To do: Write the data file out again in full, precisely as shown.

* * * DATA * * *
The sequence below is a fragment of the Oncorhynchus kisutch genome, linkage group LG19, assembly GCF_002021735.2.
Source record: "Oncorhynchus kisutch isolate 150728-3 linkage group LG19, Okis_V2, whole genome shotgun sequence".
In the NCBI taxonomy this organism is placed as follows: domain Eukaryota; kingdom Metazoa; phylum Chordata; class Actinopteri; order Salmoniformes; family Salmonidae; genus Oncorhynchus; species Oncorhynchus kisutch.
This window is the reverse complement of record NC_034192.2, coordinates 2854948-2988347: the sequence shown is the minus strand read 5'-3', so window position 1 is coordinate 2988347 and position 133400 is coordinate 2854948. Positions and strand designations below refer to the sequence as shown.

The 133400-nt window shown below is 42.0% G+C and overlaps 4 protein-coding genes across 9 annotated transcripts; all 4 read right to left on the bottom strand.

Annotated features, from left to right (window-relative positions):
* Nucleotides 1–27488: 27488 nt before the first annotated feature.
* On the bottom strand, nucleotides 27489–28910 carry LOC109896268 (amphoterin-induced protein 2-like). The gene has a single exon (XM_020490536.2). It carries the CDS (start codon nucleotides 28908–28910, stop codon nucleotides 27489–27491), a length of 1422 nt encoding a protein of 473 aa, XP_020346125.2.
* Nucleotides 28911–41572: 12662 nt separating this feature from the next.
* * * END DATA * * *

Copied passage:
The sequence below is a fragment of the Oncorhynchus kisutch genome, linkage group LG19, assembly GCF_002021735.2.
Source record: "Oncorhynchus kisutch isolate 150728-3 linkage group LG19, Okis_V2, whole genome shotgun sequence".
In the NCBI taxonomy this organism is placed as follows: domain Eukaryota; kingdom Metazoa; phylum Chordata; class Actinopteri; order Salmoniformes; family Salmonidae; genus Oncorhynchus; species Oncorhynchus kisutch.
This window is the reverse complement of record NC_034192.2, coordinates 2854948-2988347: the sequence shown is the minus strand read 5'-3', so window position 1 is coordinate 2988347 and position 133400 is coordinate 2854948. Positions and strand designations below refer to the sequence as shown.

The 133400-nt window shown below is 42.0% G+C and overlaps 4 protein-coding genes across 9 annotated transcripts; all 4 read right to left on the bottom strand.

Annotated features, from left to right (window-relative positions):
* Nucleotides 1–27488: 27488 nt before the first annotated feature.
* On the bottom strand, nucleotides 27489–28910 carry LOC109896268 (amphoterin-induced protein 2-like). The gene has a single exon (XM_020490536.2). It carries the CDS (start codon nucleotides 28908–28910, stop codon nucleotides 27489–27491), a length of 1422 nt encoding a protein of 473 aa, XP_020346125.2.
* Nucleotides 28911–41572: 12662 nt separating this feature from the next.